TABLE 5______________________________________Positioning effect for 132° C. Results after exposure Results after exposureFoam Position to a survival cycle to a kill cycle(overhang) (20 seconds) (3 minutes)______________________________________1/8" 10/10 0/101/8" 10/10 0/101/4" 10/10 0/101/4" 10/10 0/103/8" 10/10 0/103/8" 10/10 0/101/2" 0/10 0/101/2" 0/10 0/10 9/16" 3/10 0/10 9/16" 4/10 0/10______________________________________
Table 5 shows that the foam insert overhang of the rapid sterility indicator can range from 1/8" to 3/8" without the results being significantly affected. The specification for assembly of the rapid sterility indicator is set at 1/4±1/8" (1/8" to 3/8"). After a survival cycle the enzyme tablet is positive (pink to red) and after a kill cycle the enzyme tablet is negative (white).
If the foam overhang length is greater than 3/8", the indicator does not provide 100% survival after exposure to the 20 second survival cycle. The foam position plays a critical role. The foam overhang must be within the defined specifications for the indicator to function properly.
Foam Structures to Mimic AAMI Challenge Packs.
AAMI challenge packs provide a tortuous path for steam penetration. An analogous challenge pack for a steam sterilizer can be created using a container, foam, and a rapid sterility indicator (as described in Example 1) or a biological indicator. The challenge pack container is a plastic or glass tube, preferably plastic, measuring approximately 1.125 inch diameter and 5 inches in length with one opening in the container. The container contains a heat sink material such as a metal object. In this case a rapid sterility indicator test unit, as described in Example 1, is placed into the container. The one opening of the container is filled with a foam insert. Foam insert is approximately 2 to 4 inches in diameter and 1 to 4 inches long (non-compressed measurements). Foam is partially open celled with a density of approximately 1 to 6 pounds per cubic foot and foam material is preferably polyurethane.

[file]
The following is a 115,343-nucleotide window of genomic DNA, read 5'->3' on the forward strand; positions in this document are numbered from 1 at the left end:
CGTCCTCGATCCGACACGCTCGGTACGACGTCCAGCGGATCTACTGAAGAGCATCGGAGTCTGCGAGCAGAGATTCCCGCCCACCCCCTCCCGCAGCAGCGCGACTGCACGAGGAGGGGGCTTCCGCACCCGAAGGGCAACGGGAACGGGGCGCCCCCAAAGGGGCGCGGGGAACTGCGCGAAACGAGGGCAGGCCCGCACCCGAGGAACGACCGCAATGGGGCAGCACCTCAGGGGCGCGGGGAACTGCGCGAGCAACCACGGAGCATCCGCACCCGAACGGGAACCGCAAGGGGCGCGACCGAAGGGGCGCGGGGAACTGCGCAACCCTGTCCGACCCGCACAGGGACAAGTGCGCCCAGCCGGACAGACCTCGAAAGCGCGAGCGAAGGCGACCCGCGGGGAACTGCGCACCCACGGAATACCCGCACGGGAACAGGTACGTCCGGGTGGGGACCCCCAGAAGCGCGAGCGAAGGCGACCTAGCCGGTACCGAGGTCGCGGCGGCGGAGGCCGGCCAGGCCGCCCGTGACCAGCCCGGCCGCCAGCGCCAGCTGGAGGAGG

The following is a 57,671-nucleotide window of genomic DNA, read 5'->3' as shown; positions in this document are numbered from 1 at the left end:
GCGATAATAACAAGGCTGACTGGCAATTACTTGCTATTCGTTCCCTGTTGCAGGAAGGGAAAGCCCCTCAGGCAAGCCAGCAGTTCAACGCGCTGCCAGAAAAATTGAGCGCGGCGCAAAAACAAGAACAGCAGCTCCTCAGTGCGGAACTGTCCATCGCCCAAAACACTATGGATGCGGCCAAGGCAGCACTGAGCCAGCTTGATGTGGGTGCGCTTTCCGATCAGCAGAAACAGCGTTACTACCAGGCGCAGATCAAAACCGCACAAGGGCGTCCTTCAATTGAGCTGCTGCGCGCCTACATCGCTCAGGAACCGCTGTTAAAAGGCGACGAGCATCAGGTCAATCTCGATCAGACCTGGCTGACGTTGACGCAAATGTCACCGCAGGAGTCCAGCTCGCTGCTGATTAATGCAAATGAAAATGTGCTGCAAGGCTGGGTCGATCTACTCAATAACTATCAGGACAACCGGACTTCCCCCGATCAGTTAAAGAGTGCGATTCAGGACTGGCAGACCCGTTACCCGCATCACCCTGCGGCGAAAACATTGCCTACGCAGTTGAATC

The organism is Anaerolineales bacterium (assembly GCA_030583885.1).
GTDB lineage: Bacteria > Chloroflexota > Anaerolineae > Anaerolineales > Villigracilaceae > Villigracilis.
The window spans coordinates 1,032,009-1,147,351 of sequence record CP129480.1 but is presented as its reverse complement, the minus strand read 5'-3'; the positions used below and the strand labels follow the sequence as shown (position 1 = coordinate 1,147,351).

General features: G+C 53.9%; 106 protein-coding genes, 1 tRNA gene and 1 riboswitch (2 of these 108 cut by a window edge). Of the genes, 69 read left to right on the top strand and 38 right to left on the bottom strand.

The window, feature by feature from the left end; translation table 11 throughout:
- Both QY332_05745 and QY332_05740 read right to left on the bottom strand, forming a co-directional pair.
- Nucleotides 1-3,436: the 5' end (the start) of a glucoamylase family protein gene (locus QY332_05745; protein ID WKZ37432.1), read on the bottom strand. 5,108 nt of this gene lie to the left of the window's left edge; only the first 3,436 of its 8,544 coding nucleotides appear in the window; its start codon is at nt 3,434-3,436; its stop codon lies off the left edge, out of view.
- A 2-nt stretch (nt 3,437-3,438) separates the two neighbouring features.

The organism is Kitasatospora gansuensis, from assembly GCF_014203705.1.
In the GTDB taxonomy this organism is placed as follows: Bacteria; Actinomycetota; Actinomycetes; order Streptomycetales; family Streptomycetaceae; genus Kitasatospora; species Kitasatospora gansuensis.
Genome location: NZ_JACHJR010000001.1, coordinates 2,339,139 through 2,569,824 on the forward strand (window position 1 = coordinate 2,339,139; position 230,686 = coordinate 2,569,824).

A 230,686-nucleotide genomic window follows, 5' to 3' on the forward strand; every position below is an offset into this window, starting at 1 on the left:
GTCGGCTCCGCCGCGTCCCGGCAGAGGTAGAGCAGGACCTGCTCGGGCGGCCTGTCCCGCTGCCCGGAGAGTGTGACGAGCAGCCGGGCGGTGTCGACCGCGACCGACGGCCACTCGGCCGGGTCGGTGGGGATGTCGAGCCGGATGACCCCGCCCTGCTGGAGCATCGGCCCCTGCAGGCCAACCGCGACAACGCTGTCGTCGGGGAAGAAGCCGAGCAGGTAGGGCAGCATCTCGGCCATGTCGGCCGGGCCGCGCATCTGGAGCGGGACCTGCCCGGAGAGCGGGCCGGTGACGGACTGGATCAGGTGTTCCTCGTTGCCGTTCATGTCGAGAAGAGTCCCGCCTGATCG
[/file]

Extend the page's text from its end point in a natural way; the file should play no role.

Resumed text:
Challenge packs are placed into a steam sterilizer operating at 121° C. or 132° C. and exposed to the predetermined survival and kill time intervals. Survival cycles are cycles with short exposure times in which indicators should test positive, indicating proper sterilization conditions were not met. Kill cycles are the standard cycles times in which the indicator should test negative indicating proper sterilization conditions were met. The rapid sterility indicators are processed as described in Example 1, the results are obtained at 20 seconds or less after adding indicator solution.
The AAMI challenge pack is constructed and tested for comparison. The materials required for a AAMI challenge pack for a steam sterilizer are 16 freshly laundered huck towels, autoclave tape, and sterility indicators. Each towel is folded lengthwise into thirds and the folded width-wise in half. Towels are placed one on top of another with the folds opposite each other. Rapid sterility indicators and conventional biological indicators are placed between the eighth and ninth towels. The pack is secured with autoclave tape. The AAMI steam challenge packs are placed into a steam autoclave at 121° C. for the appropriate amount of time. After the cycle, indicators are processed as in Example 1.
TABLE 6______________________________________Challenge Pack Analog Exposure time to 121° C. steam Survival Time for Kill time for Challenge Packs Challenge Packs (10 minutes) (30 minutes)______________________________________Rapid Sterility Indicators 6/6 0/6in Foam Challenge PacksRapid Sterility Indicators 6/6 0/6in AAMI Challenge PacksSportrol Spore Strips 6/6 0/6(106 B. steraothermophilus)in AAMI Challenge Packs______________________________________